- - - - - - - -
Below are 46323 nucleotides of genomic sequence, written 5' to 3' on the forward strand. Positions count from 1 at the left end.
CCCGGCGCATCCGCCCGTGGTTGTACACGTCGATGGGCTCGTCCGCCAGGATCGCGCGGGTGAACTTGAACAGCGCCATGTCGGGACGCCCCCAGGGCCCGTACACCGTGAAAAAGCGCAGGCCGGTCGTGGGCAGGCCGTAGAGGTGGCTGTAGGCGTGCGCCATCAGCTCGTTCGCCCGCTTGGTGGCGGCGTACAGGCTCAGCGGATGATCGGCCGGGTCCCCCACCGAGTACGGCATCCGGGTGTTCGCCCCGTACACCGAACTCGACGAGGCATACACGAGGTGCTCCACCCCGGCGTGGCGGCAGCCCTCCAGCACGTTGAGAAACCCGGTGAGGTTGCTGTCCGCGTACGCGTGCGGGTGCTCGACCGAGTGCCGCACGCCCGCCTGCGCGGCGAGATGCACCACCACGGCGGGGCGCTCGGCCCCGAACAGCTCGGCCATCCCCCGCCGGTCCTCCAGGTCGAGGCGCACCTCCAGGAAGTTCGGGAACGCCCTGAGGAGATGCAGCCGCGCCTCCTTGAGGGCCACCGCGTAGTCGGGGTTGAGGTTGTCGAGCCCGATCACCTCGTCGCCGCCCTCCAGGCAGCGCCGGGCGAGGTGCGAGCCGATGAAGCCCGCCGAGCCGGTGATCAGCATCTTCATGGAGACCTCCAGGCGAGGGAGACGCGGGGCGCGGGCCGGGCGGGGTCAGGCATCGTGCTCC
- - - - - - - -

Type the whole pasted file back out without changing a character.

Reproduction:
Below are 46323 nucleotides of genomic sequence, written 5' to 3' on the forward strand. Positions count from 1 at the left end.
CCCGGCGCATCCGCCCGTGGTTGTACACGTCGATGGGCTCGTCCGCCAGGATCGCGCGGGTGAACTTGAACAGCGCCATGTCGGGACGCCCCCAGGGCCCGTACACCGTGAAAAAGCGCAGGCCGGTCGTGGGCAGGCCGTAGAGGTGGCTGTAGGCGTGCGCCATCAGCTCGTTCGCCCGCTTGGTGGCGGCGTACAGGCTCAGCGGATGATCGGCCGGGTCCCCCACCGAGTACGGCATCCGGGTGTTCGCCCCGTACACCGAACTCGACGAGGCATACACGAGGTGCTCCACCCCGGCGTGGCGGCAGCCCTCCAGCACGTTGAGAAACCCGGTGAGGTTGCTGTCCGCGTACGCGTGCGGGTGCTCGACCGAGTGCCGCACGCCCGCCTGCGCGGCGAGATGCACCACCACGGCGGGGCGCTCGGCCCCGAACAGCTCGGCCATCCCCCGCCGGTCCTCCAGGTCGAGGCGCACCTCCAGGAAGTTCGGGAACGCCCTGAGGAGATGCAGCCGCGCCTCCTTGAGGGCCACCGCGTAGTCGGGGTTGAGGTTGTCGAGCCCGATCACCTCGTCGCCGCCCTCCAGGCAGCGCCGGGCGAGGTGCGAGCCGATGAAGCCCGCCGAGCCGGTGATCAGCATCTTCATGGAGACCTCCAGGCGAGGGAGACGCGGGGCGCGGGCCGGGCGGGGTCAGGCATCGTGCTCC